On Thanksgiving, family and friends gather to enjoy a special meal, share memories and enjoy the company of one another. If you're the host, though, you probably feel stressed out at the thought of cleaning a huge heap of dishes. Fortunately, you don't need to let the fear of a mess ruin the day. A bit of advance planning will help you cut back on cleanup time so you can relax with your loved ones.
If your home is a mess before Thanksgiving arrives, cleaning up after the holiday becomes even harder. Get a head start by emptying your refrigerator and pantry of expired or unwanted food. Clear out an entire shelf in the refrigerator for Thanksgiving leftovers; you'll likely need at least that much room or maybe more. Some refrigerators have adjustable-temperature and humidity drawers for produce and dairy. These are ideal places to keep groceries fresh until you start cooking. If your refrigerator has removable drawers, arrange them so you have enough room to fit a large turkey inside.
A few refrigerators feature a Wi-Fi® enabled touchscreen built into the door. If yours has one, you can use it to look up recipes and post digital notes to family members. This helps you cut down on kitchen clutter, including your cookbook library and paper memos.
If you use your kitchen table and counters as storage space for things that shouldn't go there, such as mail and loose change, find every item a new home at least a day before Thanksgiving. You probably don't want to worry about tidying up hours before guests arrive.
You may dream about serving Thanksgiving dinner on your finest china or crystal plates, but that dream turns into a nightmare once you're faced with towering stack of dishes to wash. If you prioritize easy cleanup and don't mind sacrificing a bit of elegance, opt for disposable dishes instead. Paper plates and plastic flatware get tossed when guests have finished eating, leaving no dishes for you to do. Swap your cloth napkins with nice paper napkins to lighten your laundry load.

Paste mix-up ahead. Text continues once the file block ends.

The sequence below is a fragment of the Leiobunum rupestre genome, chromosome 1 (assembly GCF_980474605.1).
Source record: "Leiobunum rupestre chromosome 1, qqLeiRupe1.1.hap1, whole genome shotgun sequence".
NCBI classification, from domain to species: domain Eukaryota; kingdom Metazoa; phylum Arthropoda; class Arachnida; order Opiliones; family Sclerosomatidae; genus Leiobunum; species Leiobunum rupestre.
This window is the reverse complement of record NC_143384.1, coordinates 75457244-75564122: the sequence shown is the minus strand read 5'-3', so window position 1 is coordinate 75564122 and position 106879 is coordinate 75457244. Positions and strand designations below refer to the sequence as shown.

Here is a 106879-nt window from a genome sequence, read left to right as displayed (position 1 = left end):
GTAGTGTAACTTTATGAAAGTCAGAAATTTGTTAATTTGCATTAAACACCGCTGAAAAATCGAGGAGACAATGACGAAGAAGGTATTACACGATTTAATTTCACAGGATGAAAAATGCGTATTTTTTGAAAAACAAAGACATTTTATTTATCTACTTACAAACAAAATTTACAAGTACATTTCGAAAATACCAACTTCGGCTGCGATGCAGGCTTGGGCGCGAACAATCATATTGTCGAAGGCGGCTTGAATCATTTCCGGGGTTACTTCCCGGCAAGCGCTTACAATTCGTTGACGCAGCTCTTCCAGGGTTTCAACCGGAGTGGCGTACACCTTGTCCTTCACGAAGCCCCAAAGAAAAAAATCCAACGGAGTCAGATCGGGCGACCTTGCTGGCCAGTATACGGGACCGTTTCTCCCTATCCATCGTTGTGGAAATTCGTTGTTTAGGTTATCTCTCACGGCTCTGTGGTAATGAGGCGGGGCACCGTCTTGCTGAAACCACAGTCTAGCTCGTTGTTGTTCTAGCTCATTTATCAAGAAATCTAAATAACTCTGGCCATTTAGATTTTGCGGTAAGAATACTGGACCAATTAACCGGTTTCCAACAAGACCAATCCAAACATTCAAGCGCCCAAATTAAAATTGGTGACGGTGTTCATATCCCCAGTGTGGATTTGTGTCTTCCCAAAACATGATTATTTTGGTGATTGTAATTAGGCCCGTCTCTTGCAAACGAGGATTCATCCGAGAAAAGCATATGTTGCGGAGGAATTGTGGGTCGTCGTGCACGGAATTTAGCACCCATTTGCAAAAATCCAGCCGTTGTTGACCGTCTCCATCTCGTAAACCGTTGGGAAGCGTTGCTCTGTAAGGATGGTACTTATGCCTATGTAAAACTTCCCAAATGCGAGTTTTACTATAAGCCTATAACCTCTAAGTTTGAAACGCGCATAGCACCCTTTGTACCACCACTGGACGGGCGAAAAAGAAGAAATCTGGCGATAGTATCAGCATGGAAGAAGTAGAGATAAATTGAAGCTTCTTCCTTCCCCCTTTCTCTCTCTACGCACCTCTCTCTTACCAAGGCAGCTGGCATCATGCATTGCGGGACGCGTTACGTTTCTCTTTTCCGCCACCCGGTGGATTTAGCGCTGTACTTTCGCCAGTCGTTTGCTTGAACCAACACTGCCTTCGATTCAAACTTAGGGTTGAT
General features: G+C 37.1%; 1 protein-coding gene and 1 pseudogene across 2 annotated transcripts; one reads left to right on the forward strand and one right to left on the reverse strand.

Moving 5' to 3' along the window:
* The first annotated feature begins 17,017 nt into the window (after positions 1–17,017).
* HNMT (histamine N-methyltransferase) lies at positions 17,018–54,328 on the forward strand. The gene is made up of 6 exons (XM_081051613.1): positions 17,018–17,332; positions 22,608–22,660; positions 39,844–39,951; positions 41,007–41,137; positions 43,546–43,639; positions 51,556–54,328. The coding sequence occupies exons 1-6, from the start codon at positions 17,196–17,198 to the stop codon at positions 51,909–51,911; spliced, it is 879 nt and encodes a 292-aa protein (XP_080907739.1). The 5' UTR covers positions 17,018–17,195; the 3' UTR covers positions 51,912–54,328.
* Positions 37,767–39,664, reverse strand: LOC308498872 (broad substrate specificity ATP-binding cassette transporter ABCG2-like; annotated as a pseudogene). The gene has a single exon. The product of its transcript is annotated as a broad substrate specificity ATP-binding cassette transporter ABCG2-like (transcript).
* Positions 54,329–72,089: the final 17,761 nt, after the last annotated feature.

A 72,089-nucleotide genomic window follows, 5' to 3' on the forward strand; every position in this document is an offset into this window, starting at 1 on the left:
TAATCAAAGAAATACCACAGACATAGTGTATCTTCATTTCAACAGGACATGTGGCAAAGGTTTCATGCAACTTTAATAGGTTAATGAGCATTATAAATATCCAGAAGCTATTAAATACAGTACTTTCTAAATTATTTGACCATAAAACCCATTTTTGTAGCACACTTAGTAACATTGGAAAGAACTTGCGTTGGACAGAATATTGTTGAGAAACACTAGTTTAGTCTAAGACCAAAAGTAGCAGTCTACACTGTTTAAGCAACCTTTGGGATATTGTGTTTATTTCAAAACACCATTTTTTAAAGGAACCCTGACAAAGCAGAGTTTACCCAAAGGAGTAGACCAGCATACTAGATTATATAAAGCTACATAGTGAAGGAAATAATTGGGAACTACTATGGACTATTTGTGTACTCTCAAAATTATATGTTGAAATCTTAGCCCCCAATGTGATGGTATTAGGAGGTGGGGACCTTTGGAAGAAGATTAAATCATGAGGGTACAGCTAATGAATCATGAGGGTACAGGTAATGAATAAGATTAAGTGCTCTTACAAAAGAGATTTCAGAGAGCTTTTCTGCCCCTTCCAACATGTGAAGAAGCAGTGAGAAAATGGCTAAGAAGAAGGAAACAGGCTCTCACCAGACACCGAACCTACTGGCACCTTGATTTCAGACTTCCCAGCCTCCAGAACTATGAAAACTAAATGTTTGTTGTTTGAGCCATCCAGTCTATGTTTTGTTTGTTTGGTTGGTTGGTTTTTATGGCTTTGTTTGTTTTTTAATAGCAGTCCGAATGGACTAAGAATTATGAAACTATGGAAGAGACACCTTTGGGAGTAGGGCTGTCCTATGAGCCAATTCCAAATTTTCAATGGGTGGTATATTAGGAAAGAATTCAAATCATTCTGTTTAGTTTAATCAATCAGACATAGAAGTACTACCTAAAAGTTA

To avoid cleaning pans, line them with aluminum foil before adding food. Once you've cooked the food, take out the foil and throw it away. Try cooking the turkey in a large foil bag for even easier cleanup.
Disposable place settings help ease your post-Thanksgiving cleaning duty, but you can't avoid washing dishes completely. To prevent food from sticking to pots like glue, soak the dishes in hot, soapy water as soon as possible after cooking. A small trashcan filled with soapy water makes an ideal soaking tub if you need to keep your sink clean while cooking.
Most plates and flatware can go in the dishwasher. Some high-capacity machines can wash place settings for up to 15 people. Avoid putting pots, pans, wood, cast iron, silver, gold or pewter items in the dishwasher; doing so may damage them. If your dishwasher has a china or crystal cycle, it's fine to wash delicate plates this way. Many dishwashers have a heavy-cycle setting that's designed to tackle stubborn food debris.
When you're washing dishes, mix a few spoonfuls of white vinegar into the rinse water to help cut grease. Rub wooden cutting boards with a lemon slice to absorb stubborn odors. To get cheese out of a grater, rub a cut potato over the grater holes.
Layer your garbage can with three or more trash bags before you start cooking. You and your guests will throw away lots of plates and food scraps, so layering trash bags makes taking out the garbage less of a chore. Once a bag is full, take it out, and you'll have another bag in the can that's ready to use.
Cook your food in the same containers you'll serve it in. You won't dirty a separate serving container, so you have fewer dishes to clean. Keep pots and pans clean by cooking food in the microwave. Your microwave is ideal for preparing side dishes while your stove and oven handle the bigger jobs. Some microwaves are even large enough to cook a whole turkey. Yours most likely has adjustable power settings, a timer and a defrost option, so it's useful for a variety of kitchen tasks.
Don't stack dirty dishes on top of one another. This dirties both sides of a dish, so you'll need to work twice as hard to clean it.
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